Wal-Mart’s Data Obsession

According to this Slashdot thread, Wal-Mart has 460 terabytes of data stored on Teradata mainframes, at its Bentonville headquarters. That’s something like 249 if my computations are exact. That’s about 10,000 average hard drives (at 50 GB each) or 1,500 large hard drives (at 300 GB each). Suppose you want to store a matrix having 10 millions rows by 10 millions columns. Assume you store 4 bytes in each cell. That’s pretty much what Walmart has in storage. Another way to put it is that you can store 400 KB of data every second for 30 years and not exceed this storage capacity. If you had Walmart’s storage, you could pretty much make a video of your entire life. The Internet Wayback machine is reported to have about twice this storage.

One can only assume that storage will increase considerably in coming years. The impact this will have on our lives is still unknown, but the fact that gmail offers 1 GB of storage for free right now is telling: almost infinite storage is right around the corner and it will change the way we think about information technology.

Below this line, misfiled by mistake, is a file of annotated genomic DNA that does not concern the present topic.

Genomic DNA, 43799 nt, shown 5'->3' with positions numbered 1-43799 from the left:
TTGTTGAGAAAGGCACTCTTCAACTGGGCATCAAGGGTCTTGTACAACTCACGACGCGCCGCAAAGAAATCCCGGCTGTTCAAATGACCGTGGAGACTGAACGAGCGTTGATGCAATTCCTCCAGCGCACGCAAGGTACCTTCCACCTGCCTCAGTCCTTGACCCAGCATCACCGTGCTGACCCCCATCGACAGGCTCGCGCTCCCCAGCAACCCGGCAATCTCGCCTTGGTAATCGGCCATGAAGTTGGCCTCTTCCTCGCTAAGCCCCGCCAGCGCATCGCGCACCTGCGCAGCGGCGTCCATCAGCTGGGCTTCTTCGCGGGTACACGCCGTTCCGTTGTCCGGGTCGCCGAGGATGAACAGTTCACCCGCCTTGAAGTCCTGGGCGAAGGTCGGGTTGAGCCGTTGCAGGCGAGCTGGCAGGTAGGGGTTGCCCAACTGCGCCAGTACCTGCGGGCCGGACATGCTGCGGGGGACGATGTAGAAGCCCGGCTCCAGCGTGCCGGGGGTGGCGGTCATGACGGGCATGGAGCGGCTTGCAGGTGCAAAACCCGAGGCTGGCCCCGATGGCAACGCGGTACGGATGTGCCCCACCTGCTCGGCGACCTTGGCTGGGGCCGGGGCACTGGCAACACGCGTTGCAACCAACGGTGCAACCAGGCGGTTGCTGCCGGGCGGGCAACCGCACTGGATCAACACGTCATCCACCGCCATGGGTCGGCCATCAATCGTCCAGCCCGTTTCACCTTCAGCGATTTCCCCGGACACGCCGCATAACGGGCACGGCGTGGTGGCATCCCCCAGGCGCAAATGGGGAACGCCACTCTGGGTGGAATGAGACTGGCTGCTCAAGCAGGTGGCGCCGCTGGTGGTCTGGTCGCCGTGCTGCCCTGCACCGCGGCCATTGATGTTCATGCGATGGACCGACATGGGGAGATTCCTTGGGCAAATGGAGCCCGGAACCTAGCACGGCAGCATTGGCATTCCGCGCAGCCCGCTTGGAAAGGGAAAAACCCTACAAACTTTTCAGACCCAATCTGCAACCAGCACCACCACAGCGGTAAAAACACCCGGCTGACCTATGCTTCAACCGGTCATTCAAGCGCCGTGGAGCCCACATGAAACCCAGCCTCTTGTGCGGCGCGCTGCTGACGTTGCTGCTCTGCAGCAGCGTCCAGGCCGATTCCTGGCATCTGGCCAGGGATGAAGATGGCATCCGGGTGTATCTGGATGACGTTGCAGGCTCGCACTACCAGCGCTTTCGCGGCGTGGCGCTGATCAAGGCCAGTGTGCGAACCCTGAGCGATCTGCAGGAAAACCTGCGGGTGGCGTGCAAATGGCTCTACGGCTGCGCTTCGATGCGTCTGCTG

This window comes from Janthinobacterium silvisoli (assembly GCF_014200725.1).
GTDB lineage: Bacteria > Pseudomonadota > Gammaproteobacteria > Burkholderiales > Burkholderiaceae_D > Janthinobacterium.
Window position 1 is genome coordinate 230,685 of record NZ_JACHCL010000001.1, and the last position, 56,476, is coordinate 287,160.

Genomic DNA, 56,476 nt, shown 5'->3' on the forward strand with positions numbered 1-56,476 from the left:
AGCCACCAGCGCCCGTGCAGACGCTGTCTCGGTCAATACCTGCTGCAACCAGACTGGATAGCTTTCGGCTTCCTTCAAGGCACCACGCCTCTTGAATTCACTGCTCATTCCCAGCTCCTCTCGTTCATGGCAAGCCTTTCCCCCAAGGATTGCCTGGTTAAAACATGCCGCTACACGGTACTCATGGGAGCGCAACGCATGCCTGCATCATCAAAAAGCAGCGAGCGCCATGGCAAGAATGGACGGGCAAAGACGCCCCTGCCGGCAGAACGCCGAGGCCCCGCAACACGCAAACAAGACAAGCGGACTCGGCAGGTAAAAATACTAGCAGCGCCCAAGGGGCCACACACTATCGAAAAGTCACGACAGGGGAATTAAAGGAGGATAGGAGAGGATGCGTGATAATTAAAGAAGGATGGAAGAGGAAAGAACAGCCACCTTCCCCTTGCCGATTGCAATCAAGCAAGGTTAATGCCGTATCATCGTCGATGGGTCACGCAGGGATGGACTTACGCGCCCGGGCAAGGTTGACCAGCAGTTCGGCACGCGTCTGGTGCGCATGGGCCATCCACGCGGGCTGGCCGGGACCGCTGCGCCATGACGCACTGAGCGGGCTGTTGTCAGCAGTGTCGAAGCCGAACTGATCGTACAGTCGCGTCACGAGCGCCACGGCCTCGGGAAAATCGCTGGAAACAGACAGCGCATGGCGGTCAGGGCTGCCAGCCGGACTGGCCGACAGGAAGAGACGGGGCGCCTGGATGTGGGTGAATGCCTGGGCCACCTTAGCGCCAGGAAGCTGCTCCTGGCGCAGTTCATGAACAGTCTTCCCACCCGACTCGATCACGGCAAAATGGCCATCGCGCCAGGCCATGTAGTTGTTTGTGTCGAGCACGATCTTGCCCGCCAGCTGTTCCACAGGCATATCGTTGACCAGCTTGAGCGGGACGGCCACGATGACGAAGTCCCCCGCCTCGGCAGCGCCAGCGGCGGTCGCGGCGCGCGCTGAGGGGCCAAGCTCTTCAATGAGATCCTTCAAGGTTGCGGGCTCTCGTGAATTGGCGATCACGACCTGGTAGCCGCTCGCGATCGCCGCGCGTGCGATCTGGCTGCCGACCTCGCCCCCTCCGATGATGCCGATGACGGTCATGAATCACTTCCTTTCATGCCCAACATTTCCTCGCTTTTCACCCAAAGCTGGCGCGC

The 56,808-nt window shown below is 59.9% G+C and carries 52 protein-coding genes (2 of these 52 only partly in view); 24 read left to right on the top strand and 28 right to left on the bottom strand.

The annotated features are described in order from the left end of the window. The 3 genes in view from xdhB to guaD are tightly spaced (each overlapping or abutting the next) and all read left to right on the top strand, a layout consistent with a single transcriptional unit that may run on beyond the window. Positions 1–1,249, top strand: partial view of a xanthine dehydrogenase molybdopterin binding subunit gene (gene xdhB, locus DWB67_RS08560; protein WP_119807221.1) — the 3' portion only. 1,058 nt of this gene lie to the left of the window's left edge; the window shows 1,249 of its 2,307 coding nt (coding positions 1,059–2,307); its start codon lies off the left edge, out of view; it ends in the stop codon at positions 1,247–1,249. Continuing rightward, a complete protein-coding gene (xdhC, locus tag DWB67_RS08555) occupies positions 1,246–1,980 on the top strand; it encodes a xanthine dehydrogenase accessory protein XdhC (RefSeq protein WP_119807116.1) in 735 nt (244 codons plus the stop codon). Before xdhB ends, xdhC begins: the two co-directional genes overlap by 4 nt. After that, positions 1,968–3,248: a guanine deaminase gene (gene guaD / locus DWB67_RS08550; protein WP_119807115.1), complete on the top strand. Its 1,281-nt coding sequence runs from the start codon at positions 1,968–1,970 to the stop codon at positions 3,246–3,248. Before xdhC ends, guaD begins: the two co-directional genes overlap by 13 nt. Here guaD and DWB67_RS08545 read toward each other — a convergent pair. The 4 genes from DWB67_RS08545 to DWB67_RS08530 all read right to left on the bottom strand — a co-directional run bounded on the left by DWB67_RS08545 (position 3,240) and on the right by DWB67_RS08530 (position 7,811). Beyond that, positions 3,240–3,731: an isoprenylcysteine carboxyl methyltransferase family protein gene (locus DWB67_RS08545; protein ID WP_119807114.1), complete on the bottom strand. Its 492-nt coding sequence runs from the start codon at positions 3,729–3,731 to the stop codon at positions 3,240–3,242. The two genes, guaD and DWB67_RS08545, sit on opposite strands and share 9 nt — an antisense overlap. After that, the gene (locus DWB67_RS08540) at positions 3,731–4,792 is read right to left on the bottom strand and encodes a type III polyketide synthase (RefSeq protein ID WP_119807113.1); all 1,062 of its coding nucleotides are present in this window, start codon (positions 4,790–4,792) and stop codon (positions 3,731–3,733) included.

Published by

Daniel Lemire

A computer science professor at the University of Quebec (TELUQ).

2 thoughts on “Wal-Mart’s Data Obsession”

  1. Since when was an average hard drive 50MB? I can remember 10MB drives on the XTs in the undergrad physics lab, but that was over 10 years ago! 😉

Leave a Reply

Your email address will not be published. The comment form expects plain text. If you need to format your text, you can use HTML elements such strong, blockquote, cite, code and em. For formatting code as HTML automatically, I recommend tohtml.com.

You may subscribe to this blog by email.